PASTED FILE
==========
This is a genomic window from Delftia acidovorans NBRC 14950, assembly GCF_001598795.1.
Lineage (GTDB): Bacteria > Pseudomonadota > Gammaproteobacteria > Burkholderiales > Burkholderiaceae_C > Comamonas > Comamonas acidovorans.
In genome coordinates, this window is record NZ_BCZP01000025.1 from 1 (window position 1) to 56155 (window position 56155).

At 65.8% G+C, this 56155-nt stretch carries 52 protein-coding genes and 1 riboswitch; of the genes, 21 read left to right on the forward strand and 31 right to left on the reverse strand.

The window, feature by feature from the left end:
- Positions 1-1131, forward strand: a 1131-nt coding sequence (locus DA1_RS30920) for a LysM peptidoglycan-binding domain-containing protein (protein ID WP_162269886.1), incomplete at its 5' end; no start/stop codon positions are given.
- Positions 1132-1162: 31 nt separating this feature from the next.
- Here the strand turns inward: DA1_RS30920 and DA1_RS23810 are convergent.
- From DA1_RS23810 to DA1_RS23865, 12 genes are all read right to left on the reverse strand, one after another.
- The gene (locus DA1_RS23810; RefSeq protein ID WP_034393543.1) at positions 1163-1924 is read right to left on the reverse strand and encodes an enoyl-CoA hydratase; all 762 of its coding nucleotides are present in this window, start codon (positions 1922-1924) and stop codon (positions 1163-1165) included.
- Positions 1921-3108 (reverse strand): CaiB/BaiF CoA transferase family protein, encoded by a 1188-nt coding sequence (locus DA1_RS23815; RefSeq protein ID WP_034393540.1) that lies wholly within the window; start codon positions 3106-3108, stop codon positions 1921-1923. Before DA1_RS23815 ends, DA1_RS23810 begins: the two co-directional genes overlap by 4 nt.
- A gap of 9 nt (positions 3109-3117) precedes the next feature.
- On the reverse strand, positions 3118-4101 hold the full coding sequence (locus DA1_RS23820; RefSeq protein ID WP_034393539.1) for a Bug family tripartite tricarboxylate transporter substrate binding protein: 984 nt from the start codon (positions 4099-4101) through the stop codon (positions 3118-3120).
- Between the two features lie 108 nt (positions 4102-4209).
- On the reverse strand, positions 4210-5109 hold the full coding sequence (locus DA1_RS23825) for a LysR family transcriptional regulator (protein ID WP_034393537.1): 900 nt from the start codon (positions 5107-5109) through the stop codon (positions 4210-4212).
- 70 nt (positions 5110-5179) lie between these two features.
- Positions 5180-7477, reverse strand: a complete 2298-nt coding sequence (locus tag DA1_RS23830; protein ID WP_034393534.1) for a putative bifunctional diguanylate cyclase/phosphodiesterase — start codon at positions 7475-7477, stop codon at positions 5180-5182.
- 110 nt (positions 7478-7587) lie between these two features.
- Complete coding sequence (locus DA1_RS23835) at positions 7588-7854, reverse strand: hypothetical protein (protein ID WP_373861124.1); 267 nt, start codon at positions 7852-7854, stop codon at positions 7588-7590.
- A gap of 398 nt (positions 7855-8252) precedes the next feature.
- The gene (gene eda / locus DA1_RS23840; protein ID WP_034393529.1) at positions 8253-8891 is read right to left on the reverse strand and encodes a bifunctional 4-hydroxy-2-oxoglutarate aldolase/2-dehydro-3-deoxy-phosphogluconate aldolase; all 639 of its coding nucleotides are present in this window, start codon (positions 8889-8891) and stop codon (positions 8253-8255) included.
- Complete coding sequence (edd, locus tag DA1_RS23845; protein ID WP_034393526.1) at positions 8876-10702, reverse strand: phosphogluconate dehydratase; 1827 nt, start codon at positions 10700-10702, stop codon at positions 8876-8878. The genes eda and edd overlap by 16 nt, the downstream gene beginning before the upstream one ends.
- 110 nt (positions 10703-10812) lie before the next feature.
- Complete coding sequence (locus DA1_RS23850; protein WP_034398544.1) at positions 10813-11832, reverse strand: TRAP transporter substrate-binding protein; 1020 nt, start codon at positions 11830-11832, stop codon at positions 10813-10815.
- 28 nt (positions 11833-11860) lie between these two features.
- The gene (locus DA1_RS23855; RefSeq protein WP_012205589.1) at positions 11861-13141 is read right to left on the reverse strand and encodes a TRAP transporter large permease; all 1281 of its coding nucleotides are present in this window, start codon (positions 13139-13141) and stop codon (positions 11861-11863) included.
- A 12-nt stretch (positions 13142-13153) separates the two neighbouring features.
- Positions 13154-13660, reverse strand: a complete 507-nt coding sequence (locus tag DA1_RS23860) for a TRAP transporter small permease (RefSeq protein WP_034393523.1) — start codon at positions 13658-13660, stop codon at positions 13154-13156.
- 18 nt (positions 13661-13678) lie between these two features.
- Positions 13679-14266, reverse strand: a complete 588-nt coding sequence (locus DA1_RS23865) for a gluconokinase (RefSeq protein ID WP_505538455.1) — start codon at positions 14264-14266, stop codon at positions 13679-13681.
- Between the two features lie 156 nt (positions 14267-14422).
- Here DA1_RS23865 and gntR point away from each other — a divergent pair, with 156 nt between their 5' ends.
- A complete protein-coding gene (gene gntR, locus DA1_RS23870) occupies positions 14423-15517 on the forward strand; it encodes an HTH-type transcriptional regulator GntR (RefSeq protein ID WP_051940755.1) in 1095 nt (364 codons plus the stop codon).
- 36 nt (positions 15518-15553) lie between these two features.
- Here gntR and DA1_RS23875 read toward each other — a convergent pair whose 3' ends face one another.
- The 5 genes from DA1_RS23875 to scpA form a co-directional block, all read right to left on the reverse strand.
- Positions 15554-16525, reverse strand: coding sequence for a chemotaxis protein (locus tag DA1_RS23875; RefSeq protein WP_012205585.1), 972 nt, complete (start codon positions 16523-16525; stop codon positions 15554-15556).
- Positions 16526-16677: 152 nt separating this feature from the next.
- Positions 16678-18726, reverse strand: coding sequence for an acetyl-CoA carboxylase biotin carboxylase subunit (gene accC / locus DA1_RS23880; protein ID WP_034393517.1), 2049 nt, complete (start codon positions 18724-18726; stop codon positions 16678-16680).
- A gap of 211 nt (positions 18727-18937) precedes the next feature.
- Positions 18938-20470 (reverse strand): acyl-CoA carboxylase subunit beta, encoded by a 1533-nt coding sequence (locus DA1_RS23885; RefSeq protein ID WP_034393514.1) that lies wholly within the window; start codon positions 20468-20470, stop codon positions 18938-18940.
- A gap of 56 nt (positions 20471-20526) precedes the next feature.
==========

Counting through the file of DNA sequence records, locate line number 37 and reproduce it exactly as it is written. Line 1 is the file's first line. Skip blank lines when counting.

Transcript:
- Positions 15554-16525, reverse strand: coding sequence for a chemotaxis protein (locus tag DA1_RS23875; RefSeq protein WP_012205585.1), 972 nt, complete (start codon positions 16523-16525; stop codon positions 15554-15556).